Beatriz Cortez, Chitra Ganesh, Cauleen Smith, Stacy Lynn Waddell and Saya Woolfalk
Future Texts

SJ Weiler Fund

September 25–December 18, 2020
October 14, 2020

www.sjweilerfund.org

A project of Ten at Seven curated by Candice Madey

Ten at Seven is an annual curatorial project hosted by the SJ Weiler Fund, a foundation supporting the visual and performing arts. Presenting contemporary and historic artworks by artists of culturally diverse backgrounds who engage with history, politics, and social issues, the project comprises an exhibition, a publication, and gatherings hosted by collector Susan Weiler in her West Village home. This year, the installation will be available for viewing online and in a forthcoming publication.

Ten at Seven’s second exhibition, Future Texts, presents Beatriz Cortez, Chitra Ganesh, Cauleen Smith, Stacy Lynn Waddell and Saya Woolfalk, and is inspired by sociologist Alondra Nelson’s eponymously titled essay exploring the social and racial biases embedded in the systems of science and technology. Written in 2002, around the advent of Web 2.0, Nelson’s essay critiques theoretical frameworks of a networked world—such as Marshall McLuhan’s concept of the “global village” and oversimplified views of the “digital divide”—which she believes present technological progress as oppositional to black culture. She further probes the racially coded visual cues of science fiction, futurism, and so-called primitivism, and examines how these narratives relate to systematic racism inscribed in broader American history and culture.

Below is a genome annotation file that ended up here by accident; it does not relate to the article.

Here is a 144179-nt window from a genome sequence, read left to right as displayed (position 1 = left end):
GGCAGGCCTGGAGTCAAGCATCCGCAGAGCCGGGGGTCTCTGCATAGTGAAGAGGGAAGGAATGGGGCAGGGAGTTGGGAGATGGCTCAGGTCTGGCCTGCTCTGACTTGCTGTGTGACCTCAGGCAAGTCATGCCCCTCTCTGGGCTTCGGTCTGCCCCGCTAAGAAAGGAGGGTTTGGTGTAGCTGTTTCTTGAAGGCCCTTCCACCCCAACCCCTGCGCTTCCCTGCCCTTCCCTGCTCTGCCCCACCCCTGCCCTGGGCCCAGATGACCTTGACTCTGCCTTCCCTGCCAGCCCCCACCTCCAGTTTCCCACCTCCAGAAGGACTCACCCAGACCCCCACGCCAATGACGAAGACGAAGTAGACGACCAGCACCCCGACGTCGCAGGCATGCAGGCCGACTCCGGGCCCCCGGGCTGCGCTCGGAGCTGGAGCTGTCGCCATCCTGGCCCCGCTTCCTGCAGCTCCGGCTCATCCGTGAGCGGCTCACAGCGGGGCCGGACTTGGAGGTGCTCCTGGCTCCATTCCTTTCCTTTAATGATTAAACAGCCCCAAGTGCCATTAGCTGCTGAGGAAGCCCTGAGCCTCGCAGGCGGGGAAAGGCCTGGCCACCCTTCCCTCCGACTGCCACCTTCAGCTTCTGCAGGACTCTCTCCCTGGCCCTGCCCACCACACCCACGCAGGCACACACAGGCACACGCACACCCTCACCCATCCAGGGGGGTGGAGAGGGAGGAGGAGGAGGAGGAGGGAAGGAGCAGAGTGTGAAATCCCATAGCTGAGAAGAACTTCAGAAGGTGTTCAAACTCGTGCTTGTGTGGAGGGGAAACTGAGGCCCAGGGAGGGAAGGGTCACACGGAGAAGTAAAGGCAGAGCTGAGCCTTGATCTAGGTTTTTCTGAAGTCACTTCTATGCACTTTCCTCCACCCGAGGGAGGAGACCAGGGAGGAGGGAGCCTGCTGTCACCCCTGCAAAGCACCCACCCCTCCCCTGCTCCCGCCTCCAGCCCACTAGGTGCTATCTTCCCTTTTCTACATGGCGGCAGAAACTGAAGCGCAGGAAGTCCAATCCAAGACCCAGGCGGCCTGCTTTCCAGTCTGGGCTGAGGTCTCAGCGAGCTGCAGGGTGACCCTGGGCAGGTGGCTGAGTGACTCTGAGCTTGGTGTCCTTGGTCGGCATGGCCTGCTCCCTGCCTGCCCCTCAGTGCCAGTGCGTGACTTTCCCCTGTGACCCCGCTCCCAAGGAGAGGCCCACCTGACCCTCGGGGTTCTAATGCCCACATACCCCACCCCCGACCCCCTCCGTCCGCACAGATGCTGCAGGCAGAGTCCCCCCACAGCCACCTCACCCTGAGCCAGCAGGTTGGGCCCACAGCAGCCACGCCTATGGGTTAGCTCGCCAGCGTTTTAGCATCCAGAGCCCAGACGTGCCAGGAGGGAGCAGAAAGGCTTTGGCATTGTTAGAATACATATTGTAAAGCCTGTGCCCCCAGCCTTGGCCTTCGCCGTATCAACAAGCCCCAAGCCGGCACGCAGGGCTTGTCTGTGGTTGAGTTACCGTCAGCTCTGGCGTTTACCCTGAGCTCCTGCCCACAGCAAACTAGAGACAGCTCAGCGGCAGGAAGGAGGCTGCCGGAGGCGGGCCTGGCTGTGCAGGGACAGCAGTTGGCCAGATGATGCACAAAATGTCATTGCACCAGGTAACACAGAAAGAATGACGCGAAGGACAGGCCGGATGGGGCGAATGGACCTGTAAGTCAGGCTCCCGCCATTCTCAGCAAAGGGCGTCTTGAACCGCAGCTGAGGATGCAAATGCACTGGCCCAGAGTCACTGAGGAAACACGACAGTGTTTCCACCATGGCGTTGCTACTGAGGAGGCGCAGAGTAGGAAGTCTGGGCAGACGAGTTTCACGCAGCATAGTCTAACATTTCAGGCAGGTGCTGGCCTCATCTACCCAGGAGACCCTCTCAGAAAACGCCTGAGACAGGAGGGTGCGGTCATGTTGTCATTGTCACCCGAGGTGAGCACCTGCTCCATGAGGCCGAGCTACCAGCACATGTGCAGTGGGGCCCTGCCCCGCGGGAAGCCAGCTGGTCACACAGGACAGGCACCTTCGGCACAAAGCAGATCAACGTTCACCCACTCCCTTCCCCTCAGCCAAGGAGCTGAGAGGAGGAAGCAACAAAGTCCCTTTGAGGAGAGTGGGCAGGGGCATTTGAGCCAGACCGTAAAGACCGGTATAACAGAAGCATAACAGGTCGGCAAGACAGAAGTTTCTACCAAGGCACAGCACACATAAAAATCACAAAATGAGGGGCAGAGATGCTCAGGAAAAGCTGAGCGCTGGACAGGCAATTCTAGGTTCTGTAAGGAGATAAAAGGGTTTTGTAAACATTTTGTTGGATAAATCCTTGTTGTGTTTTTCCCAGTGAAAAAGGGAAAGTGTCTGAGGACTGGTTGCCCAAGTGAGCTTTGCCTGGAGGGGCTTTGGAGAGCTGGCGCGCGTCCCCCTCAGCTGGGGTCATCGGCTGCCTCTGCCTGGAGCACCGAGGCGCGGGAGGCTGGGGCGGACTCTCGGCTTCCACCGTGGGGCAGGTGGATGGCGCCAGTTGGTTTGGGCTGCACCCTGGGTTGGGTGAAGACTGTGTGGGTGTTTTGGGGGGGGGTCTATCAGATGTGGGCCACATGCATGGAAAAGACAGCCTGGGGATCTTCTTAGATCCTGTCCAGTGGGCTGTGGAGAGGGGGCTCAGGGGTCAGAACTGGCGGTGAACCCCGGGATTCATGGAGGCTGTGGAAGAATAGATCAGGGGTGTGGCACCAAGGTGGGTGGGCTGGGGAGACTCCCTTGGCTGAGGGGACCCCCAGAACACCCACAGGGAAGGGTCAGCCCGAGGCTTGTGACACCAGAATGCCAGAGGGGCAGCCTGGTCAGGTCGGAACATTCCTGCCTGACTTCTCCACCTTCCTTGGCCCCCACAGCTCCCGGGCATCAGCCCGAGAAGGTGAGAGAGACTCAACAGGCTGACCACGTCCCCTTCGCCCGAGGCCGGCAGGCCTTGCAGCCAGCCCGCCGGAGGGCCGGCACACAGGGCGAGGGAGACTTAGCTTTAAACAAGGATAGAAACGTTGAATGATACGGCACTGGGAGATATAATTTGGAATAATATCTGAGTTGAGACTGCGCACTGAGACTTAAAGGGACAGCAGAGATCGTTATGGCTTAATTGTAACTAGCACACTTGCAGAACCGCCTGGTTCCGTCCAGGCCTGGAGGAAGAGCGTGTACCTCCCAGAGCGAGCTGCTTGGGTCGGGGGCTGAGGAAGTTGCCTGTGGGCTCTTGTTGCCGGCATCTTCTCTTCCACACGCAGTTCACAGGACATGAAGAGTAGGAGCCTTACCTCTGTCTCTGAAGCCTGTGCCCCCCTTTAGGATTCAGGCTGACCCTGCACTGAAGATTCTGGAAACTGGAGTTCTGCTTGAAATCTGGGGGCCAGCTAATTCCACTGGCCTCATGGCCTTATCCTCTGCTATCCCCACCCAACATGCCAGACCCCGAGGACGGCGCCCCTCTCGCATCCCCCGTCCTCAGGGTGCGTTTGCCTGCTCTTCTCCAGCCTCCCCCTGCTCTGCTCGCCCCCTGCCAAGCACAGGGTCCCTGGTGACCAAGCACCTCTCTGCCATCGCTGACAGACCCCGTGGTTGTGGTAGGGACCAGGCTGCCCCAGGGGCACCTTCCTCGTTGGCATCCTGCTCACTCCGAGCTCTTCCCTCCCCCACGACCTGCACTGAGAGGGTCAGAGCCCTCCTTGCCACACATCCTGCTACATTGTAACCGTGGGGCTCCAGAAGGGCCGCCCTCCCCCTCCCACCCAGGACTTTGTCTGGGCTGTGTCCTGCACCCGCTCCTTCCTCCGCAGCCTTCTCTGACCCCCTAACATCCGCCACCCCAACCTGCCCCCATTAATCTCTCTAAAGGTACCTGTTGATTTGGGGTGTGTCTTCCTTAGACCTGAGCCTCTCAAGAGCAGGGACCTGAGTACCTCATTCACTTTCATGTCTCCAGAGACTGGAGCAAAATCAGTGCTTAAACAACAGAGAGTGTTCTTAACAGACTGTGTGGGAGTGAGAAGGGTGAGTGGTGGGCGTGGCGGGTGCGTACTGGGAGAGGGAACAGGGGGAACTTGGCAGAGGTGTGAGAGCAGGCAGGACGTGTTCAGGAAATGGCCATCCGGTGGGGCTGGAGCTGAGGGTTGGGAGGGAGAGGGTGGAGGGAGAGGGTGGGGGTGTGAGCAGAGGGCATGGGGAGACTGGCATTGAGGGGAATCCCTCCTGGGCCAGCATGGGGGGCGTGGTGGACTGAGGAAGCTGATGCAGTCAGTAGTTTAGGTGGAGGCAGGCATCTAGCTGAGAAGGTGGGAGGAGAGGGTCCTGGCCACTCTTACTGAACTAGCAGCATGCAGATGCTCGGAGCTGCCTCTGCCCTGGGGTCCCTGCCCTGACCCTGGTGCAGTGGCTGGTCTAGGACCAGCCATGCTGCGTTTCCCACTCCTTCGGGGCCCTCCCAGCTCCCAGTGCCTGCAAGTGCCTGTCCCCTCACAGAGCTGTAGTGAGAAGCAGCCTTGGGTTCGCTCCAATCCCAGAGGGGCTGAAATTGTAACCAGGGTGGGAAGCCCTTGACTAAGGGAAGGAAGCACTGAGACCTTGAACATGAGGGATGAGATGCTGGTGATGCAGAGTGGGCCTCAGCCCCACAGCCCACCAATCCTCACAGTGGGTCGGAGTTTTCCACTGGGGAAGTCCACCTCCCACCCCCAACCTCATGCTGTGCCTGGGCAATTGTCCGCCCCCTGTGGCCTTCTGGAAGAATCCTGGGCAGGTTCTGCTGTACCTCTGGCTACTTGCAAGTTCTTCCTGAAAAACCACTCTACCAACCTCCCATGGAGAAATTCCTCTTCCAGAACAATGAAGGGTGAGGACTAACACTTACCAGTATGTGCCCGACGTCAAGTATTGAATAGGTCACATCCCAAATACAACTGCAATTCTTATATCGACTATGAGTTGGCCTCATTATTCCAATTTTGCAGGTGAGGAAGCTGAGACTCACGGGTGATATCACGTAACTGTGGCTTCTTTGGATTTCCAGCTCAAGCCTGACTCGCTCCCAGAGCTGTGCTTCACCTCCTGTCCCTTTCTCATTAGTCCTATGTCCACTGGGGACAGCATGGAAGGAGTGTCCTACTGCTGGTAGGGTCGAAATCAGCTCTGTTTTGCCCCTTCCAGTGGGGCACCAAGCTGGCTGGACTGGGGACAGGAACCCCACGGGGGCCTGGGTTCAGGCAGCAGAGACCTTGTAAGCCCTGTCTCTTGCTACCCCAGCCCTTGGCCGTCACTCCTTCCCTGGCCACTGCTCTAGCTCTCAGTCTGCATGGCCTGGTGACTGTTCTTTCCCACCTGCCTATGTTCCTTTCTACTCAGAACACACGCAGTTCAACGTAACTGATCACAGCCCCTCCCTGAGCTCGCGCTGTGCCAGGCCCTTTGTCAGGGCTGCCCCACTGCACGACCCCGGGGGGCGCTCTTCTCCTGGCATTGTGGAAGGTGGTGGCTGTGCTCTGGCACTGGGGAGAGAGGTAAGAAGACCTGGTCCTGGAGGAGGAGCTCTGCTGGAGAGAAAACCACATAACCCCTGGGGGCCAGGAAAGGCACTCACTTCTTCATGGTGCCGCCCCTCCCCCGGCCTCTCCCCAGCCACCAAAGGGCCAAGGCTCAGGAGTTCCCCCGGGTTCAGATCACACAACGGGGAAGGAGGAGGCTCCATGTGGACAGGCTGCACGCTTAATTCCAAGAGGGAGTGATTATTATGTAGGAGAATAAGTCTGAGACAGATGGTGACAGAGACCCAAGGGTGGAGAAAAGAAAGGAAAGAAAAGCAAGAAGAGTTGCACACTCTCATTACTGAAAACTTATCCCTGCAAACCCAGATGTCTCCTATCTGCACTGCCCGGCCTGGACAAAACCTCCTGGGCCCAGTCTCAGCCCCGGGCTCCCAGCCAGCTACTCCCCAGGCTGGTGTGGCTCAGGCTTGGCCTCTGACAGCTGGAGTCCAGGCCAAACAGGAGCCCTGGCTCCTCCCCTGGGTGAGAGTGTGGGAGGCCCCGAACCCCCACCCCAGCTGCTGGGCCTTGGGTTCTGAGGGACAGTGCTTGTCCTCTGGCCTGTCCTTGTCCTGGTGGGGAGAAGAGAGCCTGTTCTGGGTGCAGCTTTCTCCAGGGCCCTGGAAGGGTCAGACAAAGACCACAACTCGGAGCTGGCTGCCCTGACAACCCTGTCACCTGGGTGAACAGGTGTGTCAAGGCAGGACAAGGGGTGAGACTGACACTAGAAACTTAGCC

Nelson advocates for a new futurism in which more diverse voices express their histories and reclaim programmatic power of their technologies and their tools. She finds inspiration in Ishmael Reed’s 1972 novel Mumbo Jumbo, in which Reed questions who owns the right to determine the knowledge systems of the future, insisting that, “We will make our own Future Text.”

In this spirit, Future Texts explores notions of progress and technology as defined by artists and their processes. The exhibiting artists are equally grounded in their unique cultural traditions, proposing personal visions of the future that redress history and expose and revoke the cultural and gendered biases of outmoded techno-narratives.

A related zoom conversation, "FUTURE TEXTS: Imagining Utopia in a Time of Crisis and Change," took place in June. Moderated by Dr. Saisha Grayson (Curator, Smithsonian American Art Museum) with participants Chitra Ganesh, Dr. Alondra Nelson, Cauleen Smith, Stacy Lynn Waddell, Saya Woolfalk, the conversation asked: How can artists, writers and thinkers engage and provoke radical new ideas for our world? What lessons can we learn from our predecessors to guide us in reinventing a more equitable future for all?